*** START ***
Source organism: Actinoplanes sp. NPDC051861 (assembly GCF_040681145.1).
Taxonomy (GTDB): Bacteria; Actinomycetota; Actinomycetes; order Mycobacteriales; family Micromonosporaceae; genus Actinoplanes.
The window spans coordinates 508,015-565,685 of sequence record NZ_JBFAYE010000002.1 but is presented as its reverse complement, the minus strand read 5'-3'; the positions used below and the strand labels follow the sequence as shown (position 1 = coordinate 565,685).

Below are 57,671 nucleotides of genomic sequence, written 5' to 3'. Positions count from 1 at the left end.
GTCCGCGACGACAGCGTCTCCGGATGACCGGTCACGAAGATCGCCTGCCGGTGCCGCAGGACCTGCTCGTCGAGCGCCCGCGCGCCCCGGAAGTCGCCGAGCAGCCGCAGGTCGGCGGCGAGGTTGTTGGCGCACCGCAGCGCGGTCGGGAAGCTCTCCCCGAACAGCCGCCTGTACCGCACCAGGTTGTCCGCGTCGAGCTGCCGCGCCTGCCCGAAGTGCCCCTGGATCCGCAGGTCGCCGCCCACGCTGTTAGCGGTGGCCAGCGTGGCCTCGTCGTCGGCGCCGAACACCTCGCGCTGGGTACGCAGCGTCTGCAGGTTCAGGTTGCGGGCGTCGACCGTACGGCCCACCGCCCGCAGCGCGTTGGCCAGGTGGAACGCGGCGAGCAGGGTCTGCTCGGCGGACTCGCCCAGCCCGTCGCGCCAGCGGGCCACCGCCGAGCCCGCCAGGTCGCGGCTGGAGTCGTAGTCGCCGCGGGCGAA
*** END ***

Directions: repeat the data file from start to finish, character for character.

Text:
Source organism: Actinoplanes sp. NPDC051861 (assembly GCF_040681145.1).
Taxonomy (GTDB): Bacteria; Actinomycetota; Actinomycetes; order Mycobacteriales; family Micromonosporaceae; genus Actinoplanes.
The window spans coordinates 508,015-565,685 of sequence record NZ_JBFAYE010000002.1 but is presented as its reverse complement, the minus strand read 5'-3'; the positions used below and the strand labels follow the sequence as shown (position 1 = coordinate 565,685).

Below are 57,671 nucleotides of genomic sequence, written 5' to 3'. Positions count from 1 at the left end.
GTCCGCGACGACAGCGTCTCCGGATGACCGGTCACGAAGATCGCCTGCCGGTGCCGCAGGACCTGCTCGTCGAGCGCCCGCGCGCCCCGGAAGTCGCCGAGCAGCCGCAGGTCGGCGGCGAGGTTGTTGGCGCACCGCAGCGCGGTCGGGAAGCTCTCCCCGAACAGCCGCCTGTACCGCACCAGGTTGTCCGCGTCGAGCTGCCGCGCCTGCCCGAAGTGCCCCTGGATCCGCAGGTCGCCGCCCACGCTGTTAGCGGTGGCCAGCGTGGCCTCGTCGTCGGCGCCGAACACCTCGCGCTGGGTACGCAGCGTCTGCAGGTTCAGGTTGCGGGCGTCGACCGTACGGCCCACCGCCCGCAGCGCGTTGGCCAGGTGGAACGCGGCGAGCAGGGTCTGCTCGGCGGACTCGCCCAGCCCGTCGCGCCAGCGGGCCACCGCCGAGCCCGCCAGGTCGCGGCTGGAGTCGTAGTCGCCGCGGGCGAA